Section 401(a)(9) requires most retirement plans and individual retirement accounts to make required minimum distributions (“RMDs”) over the lifetime of the individual (or the lifetime of the individual and certain designated beneficiaries) beginning no later than such individual’s required beginning date (generally, April 1 in the year following attainment of age 72). This minimum amount is determined by dividing the individual’s account balance by the applicable distribution period found in one of the life expectancy and distribution tables (the “Tables”).

On November 12, 2020 the Department of Treasury is scheduled to publish final regulations updating the Tables, which is in response to an Executive Order issued in August of 2018 directing the Secretary of the Treasury to review the Tables to determine if they should be updated to reflect current mortality data.

RMD’s Tables are being updated

Longer Life Expectancies Reflected

The updated Tables will generally reflect longer life expectancies than presently reflected in the current Tables last published based on 2003 mortality rates. For example, the current Tables use a life expectancy of 25.6 years for a 72-year-old for purposes of calculating the RMD while the updated Tables will use a life expectancy of 27.4 years. This will result in reduced RMDs, enabling individuals to retain larger balances in retirement accounts to account for the possibility of living longer.

The updated Tables will be effective for distributions beginning on or after January 1, 2022 and will include a transition to ‘re-set’ the life expectancy for certain individuals already receiving RMDs based on the prior Tables. For example, an individual who attains age 72 in 2021 will be required to take an RMD no later than April 1, 2022. The updated Tables will not apply to calculate the individual’s 2021 RMD (paid on or before April 1, 2022), but the updated Tables will apply to the 2022 RMD (paid on or before December 31, 2022). The regulations do not include periodic automatic updates to the Tables. Instead, the Treasury and IRS will review the Tables at the earlier of 10 years or whenever a new study of mortality experience is published. The final regulation and new Tables can be found here.

Impact on Medicaid and Estate Planning

RMD’s are a factor that every estate planner must consider into calculations of income and assets for Medicaid eligibility. Understanding the new tables and income that will be forced out to a individual or spouse is important to know as there are minimum and maximum income limits. A personal consult with an estate planning attorney can best illustrate the impact this will have on your plan.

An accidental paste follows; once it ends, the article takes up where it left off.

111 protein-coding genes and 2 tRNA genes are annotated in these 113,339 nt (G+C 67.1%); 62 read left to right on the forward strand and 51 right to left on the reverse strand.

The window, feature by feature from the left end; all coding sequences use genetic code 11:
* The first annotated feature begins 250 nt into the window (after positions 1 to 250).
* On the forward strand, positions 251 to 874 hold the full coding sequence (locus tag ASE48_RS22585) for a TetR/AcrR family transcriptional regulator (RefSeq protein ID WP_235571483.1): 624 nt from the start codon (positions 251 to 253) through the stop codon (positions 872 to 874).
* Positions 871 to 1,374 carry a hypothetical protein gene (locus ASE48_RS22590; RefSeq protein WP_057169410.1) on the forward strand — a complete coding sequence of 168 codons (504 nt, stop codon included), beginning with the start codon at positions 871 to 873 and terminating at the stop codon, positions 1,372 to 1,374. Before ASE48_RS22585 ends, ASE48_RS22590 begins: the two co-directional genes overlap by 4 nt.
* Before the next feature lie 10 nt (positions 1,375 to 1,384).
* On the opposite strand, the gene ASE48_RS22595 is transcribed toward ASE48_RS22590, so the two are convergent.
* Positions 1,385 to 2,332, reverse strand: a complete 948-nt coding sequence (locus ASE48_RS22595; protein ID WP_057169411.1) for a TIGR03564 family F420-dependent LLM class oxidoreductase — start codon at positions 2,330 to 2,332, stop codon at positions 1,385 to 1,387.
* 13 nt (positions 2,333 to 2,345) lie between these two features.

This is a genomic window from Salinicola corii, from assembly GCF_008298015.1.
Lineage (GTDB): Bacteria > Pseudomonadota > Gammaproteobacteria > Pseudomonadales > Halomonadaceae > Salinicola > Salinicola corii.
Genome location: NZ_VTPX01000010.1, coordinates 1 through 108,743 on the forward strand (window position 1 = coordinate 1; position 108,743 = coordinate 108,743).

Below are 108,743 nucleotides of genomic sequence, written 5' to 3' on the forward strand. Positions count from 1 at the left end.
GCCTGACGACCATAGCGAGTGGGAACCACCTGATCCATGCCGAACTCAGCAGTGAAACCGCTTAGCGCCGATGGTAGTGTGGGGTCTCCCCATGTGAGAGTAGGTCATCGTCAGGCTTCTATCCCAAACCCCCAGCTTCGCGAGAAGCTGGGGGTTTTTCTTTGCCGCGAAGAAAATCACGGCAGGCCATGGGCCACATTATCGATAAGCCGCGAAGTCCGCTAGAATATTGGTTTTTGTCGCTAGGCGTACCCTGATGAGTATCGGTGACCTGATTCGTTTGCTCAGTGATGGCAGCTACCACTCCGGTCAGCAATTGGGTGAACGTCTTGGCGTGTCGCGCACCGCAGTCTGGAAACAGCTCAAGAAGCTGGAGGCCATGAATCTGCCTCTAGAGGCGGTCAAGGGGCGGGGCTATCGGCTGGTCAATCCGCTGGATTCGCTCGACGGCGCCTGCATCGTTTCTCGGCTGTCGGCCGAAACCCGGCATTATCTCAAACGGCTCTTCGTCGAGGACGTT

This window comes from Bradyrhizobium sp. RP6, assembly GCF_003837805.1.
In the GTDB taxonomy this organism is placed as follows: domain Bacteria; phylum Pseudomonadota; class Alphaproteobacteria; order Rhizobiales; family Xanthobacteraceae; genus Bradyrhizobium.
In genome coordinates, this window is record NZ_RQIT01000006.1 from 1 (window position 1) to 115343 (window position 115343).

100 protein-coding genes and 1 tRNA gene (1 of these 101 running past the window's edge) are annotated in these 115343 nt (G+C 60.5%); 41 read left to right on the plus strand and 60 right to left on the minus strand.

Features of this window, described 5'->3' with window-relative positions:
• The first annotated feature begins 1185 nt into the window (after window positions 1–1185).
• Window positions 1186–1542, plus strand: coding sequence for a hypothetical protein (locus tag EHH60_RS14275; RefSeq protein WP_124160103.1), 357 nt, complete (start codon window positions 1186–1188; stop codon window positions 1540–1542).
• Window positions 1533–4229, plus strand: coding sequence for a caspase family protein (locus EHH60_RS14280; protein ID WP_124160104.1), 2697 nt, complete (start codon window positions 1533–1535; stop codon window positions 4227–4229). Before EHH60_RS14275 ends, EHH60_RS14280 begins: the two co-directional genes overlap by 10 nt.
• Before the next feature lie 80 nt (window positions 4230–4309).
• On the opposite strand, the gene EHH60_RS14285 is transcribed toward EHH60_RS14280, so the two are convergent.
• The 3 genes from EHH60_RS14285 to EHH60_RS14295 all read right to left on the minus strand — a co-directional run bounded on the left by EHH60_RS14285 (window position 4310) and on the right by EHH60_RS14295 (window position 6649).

Planning for Generations of Proud Americans

By Uncategorized

Happy 4th of July

On the 4th of July we gather as family and community celebrating the blessings of a free nation where we are able to enjoy the fruits of our labor and pass those blessings onto future generations. We are proud to help you plan and pass along your American dream to the next generation of proud Americans.

 

Should I Convert To A ROTH IRA?

By Uncategorized

What is the difference between a Roth IRA and a Traditional IRA?

Roth IRA is an individual retirement account that offers tax-free growth and tax-free withdrawals in retirement. Roth IRA rules dictate that as long as you’ve owned your account for 5 years and you’re age 59½ or older, you can withdraw your money when you want to and you won’t owe any federal taxes.

A Traditional IRA is a type of individual retirement account that lets your earnings grow tax-deferred. You pay taxes on your investment gains only when you make withdrawals in retirement.

In addition, when planning for an considering long term care planning and possibly needing to qualify for Medicaid, most states do not deem Qualified Accounts such as 401(K)’s and IRA’s and Roth IRA’s as countable resources.

Therefore, the decision to make is: Do I take the income tax hit now and convert to a Roth IRA, or do I wait take it later when I start drawing down on the traditional IRA or 401(K)?

Should I Convert to a Roth IRA?

Roth IRA conversions have been available for many years. Two recent developments suggest that you reconsider Roth IRA conversions for yourself in 2020:

  • The government’s response to COVID-19 significantly raises the Federal deficit, making it more likely that tax rates will be going up in the future.
  • You may be in a lower tax bracket in 2020, which would reduce the tax cost of the conversion.

Both of these factors make Roth IRA conversions more attractive than they were in 2019. The decision as to whether these factors tip the scale in favor of a Roth IRA conversion will require careful consideration. You will need to consider your overall financial plan and make certain assumptions.

Who should do a Roth IRA conversion?

The ideal candidate for a Roth IRA conversion would check off most or all of these boxes:

  • You can pay the tax on the conversion out of a taxable investment portfolio.
  • You expect that you will be in the highest income tax bracket in the future when IRA distributions would be required.
  • You expect that you will not need to withdraw funds from the Roth IRA during your lifetime.
  • You expect that your estate will be subject to estate tax at your death and your spouse.

Who should not do a Roth IRA Conversion?

Some people who should not do a Roth IRA conversion currently are as follows:

  • People who expect to be in a lower tax bracket at retirement.
  • People who can use IRA distributions to take advantage of the lower brackets.
  • People who want to preserve the option of using income from their IRA to offset future medical costs for long-term care or other significant medical expenses, bearing in mind the the principal balances are protected and currently not deemed a countable resource in many states.
  • People who plan to use their IRA for charitable contributions.

Want to discuss how conversion will impact you? Contact us for a no obligation consultation.

SOURCE: LISI Employee Benefits & Retirement Planning Newsletter #737 (June 9, 2020)